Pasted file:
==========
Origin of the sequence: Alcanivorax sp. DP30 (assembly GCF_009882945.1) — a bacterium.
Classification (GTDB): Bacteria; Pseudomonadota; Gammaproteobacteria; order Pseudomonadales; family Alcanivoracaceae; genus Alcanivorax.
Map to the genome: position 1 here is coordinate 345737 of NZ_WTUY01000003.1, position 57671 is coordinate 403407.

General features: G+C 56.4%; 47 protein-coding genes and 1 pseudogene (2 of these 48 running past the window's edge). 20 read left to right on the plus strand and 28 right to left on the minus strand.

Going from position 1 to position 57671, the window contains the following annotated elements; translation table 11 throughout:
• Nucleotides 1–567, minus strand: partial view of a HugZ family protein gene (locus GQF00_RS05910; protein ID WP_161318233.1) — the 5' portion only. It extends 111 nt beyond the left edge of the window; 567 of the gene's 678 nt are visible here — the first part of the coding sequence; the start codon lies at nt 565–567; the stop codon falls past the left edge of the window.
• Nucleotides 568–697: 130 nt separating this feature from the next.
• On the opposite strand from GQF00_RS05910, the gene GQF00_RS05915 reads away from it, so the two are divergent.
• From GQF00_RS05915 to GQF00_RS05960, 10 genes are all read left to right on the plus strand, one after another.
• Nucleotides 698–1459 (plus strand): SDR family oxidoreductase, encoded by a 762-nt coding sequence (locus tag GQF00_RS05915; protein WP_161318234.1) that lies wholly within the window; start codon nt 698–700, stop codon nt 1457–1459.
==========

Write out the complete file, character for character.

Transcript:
Origin of the sequence: Alcanivorax sp. DP30 (assembly GCF_009882945.1) — a bacterium.
Classification (GTDB): Bacteria; Pseudomonadota; Gammaproteobacteria; order Pseudomonadales; family Alcanivoracaceae; genus Alcanivorax.
Map to the genome: position 1 here is coordinate 345737 of NZ_WTUY01000003.1, position 57671 is coordinate 403407.

General features: G+C 56.4%; 47 protein-coding genes and 1 pseudogene (2 of these 48 running past the window's edge). 20 read left to right on the plus strand and 28 right to left on the minus strand.

Going from position 1 to position 57671, the window contains the following annotated elements; translation table 11 throughout:
• Nucleotides 1–567, minus strand: partial view of a HugZ family protein gene (locus GQF00_RS05910; protein ID WP_161318233.1) — the 5' portion only. It extends 111 nt beyond the left edge of the window; 567 of the gene's 678 nt are visible here — the first part of the coding sequence; the start codon lies at nt 565–567; the stop codon falls past the left edge of the window.
• Nucleotides 568–697: 130 nt separating this feature from the next.
• On the opposite strand from GQF00_RS05910, the gene GQF00_RS05915 reads away from it, so the two are divergent.
• From GQF00_RS05915 to GQF00_RS05960, 10 genes are all read left to right on the plus strand, one after another.
• Nucleotides 698–1459 (plus strand): SDR family oxidoreductase, encoded by a 762-nt coding sequence (locus tag GQF00_RS05915; protein WP_161318234.1) that lies wholly within the window; start codon nt 698–700, stop codon nt 1457–1459.